When people think of an alternative or sustainable lifestyle, they either think of a life of scarcity or one that is unaffordable to them. That’s the notion permaculturist Simrit Malhi countered as she sat down with WorthWhile to give a peek into her abundant life, talking about permaculture as a philosophy that can be incorporated by anyone in any sphere of life and how sustainability does not mean scarcity. 

Permaculture is a design philosophy. It’s based on three ethics – Earth Care, People Care and Fair Share which are further divided into 12 principles. Being a design philosophy, it can be applied to anything and people can have their own interpretations of it. My interpretation is to learn from nature and incorporate natural systems into our lives.

I went to an alternative boarding school in south India called Rishi Valley and then lived in Mumbai where I worked a few corporate jobs. I realised I don’t do well living in cities and decided to learn farming. My best friend’s dad was among the country’s first biodynamic farmers.

Biodynamic, organic, regenerative, rewilding are all different methods of farming. Permaculture is a system that designs where plants would be put, who would have access to them, how you would make money and what would be done with that money. It makes closed-loop systems which mimic the systems occurring in nature, as nothing goes to waste in a forest. You can have biodynamic or organic permaculture farms since the former is a method for growing crops and the latter is how space is designed so that crops are most efficiently utilised, closest to how they occur in nature.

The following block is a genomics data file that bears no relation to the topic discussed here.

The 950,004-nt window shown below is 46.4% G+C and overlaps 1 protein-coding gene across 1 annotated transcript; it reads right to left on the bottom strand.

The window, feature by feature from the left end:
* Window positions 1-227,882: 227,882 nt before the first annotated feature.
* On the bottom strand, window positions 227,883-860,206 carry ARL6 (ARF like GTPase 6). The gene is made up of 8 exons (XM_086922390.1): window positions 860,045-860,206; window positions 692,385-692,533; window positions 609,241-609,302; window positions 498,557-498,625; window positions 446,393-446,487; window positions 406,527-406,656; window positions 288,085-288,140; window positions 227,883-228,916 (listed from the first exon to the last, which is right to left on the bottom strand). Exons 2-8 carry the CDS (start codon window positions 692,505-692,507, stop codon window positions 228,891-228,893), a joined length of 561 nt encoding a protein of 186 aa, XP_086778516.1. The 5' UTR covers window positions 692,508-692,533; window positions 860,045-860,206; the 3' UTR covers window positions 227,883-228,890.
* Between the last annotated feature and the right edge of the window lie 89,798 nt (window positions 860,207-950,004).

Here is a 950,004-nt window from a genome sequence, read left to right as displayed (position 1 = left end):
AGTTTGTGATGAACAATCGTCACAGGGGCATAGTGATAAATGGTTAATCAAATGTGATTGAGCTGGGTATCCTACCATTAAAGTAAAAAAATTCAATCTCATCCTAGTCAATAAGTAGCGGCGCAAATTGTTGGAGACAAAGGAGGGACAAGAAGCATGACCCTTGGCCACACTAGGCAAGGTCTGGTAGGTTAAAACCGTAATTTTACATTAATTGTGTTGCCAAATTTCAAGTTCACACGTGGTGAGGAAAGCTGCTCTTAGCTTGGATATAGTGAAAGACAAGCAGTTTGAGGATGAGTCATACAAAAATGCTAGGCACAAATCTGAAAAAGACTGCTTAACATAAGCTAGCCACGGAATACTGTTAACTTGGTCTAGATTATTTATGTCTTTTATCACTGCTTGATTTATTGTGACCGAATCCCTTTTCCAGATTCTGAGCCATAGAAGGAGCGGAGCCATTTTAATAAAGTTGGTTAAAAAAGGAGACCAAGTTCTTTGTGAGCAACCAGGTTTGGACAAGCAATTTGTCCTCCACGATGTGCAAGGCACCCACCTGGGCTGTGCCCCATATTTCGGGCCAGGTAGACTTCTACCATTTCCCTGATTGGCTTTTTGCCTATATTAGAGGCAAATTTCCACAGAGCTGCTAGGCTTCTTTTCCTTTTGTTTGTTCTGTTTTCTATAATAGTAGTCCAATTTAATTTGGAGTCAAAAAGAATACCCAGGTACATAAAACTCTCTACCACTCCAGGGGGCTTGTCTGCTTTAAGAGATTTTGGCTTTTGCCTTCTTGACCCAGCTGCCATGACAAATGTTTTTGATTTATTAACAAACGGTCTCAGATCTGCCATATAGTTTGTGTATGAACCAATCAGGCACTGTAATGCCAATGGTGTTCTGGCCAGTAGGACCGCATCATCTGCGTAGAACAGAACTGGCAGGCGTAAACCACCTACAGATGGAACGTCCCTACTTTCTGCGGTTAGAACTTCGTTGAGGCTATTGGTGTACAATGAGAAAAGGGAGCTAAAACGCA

The healthy work-life balance in such a life motivated me to take it up.

People see how my husband and I are bringing up our daughter and realise that it’s almost an abundant and luxurious life. They takeaway that ours is a good life, one that is possible for them too.

Another takeaway is that permaculture can be applied in any life or space or situation, as it’s also not limited to just growing plants. You can be a permaculturist and never grow a plant. You can live in a city and be a permaculturist.

It’s about inspiring people that even though the system is larger than you, you have a say in it, which can make a difference. People realise the choices they can make hold the power to make a difference.


The principles can be used anywhere. Take biodiversity for example. A forest has multiple species growing in it. If there’s a pest attack and an entire species of plants is wiped off, there are still other plant species for the animals to subsist off of and the ecosystem continues thriving. In the same way, if a person works multiple jobs in a city to have various sources of income, and they are to lose one of those jobs, they will still be taken care of through the other income they earn. That’s not to say that people should take on multiple jobs and make their own lives difficult, since the ethics are to care for people and the Earth, while ensuring everyone gets a fair share.

Permaculture requires examining everything from a zoomed out perspective. If someone works for a mining company and then spends their earnings on organic food, they’re still supporting exploitative and extractive practices and not making a difference.

I have not bought any new clothes in the last few years as I ‘shop’ from my friends’ clothes – the ones they want to part with. Being sustainable in that way becomes passing on an idea and that’s how one can make a difference.